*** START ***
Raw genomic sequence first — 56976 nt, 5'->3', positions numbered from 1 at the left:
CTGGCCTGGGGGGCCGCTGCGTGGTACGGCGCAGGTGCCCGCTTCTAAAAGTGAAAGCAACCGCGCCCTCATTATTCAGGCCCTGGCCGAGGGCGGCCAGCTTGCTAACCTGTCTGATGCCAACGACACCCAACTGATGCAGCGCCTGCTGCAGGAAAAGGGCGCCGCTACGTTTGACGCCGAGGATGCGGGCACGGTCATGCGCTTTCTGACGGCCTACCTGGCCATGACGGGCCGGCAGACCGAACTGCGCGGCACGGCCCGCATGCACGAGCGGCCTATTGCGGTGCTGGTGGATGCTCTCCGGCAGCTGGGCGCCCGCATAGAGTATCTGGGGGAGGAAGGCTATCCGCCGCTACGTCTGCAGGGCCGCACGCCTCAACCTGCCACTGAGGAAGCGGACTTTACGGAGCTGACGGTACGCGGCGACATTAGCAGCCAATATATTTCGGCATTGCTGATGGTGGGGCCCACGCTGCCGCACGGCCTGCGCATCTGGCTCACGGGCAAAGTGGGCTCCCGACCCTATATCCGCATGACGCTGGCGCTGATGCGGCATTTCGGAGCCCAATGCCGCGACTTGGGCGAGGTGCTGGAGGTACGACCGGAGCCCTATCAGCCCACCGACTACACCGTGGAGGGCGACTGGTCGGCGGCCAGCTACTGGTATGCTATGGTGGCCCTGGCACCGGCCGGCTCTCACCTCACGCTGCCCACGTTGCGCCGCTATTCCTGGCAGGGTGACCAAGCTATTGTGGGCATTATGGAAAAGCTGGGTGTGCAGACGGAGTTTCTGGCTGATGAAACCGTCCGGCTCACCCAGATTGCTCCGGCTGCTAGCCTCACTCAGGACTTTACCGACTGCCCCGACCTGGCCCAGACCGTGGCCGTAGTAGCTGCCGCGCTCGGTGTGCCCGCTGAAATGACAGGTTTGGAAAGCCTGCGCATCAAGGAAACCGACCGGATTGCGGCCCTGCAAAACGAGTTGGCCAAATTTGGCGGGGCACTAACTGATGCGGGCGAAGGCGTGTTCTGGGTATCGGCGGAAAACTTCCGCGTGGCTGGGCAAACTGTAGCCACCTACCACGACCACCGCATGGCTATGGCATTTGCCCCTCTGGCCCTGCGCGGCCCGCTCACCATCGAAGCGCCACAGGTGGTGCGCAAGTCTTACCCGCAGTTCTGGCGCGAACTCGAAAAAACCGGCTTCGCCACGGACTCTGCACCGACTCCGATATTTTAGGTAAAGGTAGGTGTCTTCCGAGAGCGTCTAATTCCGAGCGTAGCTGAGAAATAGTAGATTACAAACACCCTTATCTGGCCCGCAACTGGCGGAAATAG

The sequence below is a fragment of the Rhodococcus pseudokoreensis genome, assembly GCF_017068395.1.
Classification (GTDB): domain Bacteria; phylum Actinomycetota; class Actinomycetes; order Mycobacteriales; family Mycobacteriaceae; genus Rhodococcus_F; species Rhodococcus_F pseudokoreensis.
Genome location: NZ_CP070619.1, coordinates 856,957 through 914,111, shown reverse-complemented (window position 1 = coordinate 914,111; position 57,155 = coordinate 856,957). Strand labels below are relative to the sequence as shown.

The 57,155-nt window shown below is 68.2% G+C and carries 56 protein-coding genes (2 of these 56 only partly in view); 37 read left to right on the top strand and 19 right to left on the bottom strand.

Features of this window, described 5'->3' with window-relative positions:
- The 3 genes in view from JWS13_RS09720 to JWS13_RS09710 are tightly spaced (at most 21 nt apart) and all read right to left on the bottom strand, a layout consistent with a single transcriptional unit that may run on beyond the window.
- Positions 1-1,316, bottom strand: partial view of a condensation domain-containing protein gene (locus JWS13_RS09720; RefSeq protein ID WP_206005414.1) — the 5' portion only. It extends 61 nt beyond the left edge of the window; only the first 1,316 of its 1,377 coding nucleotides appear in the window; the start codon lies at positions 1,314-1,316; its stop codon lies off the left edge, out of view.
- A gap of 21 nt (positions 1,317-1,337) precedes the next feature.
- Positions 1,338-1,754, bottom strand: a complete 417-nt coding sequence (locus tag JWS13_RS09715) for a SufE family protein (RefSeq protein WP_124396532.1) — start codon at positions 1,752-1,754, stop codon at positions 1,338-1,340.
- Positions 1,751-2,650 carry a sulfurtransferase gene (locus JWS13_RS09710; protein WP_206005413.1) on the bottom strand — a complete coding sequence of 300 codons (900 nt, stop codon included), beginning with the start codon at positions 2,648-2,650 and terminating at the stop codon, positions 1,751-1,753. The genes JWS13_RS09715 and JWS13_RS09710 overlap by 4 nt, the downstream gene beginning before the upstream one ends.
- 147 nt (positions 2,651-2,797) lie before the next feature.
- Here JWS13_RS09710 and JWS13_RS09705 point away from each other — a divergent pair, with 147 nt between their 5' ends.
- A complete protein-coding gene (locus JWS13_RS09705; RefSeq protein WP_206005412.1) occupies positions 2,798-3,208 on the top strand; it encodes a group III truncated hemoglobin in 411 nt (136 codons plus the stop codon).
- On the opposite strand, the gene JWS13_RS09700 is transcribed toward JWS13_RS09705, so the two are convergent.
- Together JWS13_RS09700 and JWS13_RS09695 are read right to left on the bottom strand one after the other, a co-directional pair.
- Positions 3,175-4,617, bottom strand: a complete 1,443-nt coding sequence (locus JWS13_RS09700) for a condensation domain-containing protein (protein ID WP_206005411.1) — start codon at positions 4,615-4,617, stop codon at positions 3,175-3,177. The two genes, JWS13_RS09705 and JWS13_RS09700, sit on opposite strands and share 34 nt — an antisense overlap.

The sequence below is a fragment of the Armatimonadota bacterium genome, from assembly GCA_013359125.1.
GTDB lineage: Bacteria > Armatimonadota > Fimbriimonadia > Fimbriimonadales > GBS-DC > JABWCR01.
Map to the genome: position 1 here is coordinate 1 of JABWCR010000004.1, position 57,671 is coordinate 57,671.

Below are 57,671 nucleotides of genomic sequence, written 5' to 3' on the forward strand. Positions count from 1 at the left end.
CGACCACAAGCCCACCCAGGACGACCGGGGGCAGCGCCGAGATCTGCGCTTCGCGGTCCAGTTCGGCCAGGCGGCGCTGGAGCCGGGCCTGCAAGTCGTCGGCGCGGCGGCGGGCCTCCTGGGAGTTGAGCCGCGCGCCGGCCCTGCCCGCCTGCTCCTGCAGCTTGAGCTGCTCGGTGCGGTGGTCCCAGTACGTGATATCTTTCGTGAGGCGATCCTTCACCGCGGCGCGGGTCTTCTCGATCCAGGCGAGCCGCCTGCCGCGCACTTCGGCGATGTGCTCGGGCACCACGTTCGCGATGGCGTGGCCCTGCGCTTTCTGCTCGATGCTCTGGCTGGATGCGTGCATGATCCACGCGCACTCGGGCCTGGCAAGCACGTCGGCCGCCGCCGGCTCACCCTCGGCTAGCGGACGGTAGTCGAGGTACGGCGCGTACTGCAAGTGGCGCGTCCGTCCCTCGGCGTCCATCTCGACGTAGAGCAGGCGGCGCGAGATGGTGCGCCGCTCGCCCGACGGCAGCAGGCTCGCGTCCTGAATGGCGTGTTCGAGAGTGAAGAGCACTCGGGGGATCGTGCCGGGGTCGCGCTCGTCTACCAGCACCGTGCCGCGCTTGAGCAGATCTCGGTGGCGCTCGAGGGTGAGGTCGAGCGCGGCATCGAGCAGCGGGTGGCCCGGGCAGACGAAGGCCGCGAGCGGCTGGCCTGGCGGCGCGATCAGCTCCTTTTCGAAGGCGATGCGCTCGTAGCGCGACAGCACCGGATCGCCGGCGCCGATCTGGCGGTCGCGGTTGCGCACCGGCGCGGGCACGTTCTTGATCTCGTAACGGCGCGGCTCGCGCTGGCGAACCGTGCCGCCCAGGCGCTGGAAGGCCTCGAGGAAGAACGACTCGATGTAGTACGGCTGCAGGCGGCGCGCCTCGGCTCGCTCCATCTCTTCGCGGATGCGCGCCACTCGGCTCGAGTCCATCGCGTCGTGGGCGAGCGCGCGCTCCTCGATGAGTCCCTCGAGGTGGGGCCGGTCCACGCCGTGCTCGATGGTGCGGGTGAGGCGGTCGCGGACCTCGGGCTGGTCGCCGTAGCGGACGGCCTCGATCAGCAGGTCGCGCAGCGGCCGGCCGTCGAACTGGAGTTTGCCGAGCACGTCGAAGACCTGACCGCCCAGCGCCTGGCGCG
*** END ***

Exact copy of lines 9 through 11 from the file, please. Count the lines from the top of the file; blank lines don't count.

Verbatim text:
- Positions 1-1,316, bottom strand: partial view of a condensation domain-containing protein gene (locus JWS13_RS09720; RefSeq protein ID WP_206005414.1) — the 5' portion only. It extends 61 nt beyond the left edge of the window; only the first 1,316 of its 1,377 coding nucleotides appear in the window; the start codon lies at positions 1,314-1,316; its stop codon lies off the left edge, out of view.
- A gap of 21 nt (positions 1,317-1,337) precedes the next feature.
- Positions 1,338-1,754, bottom strand: a complete 417-nt coding sequence (locus tag JWS13_RS09715) for a SufE family protein (RefSeq protein WP_124396532.1) — start codon at positions 1,752-1,754, stop codon at positions 1,338-1,340.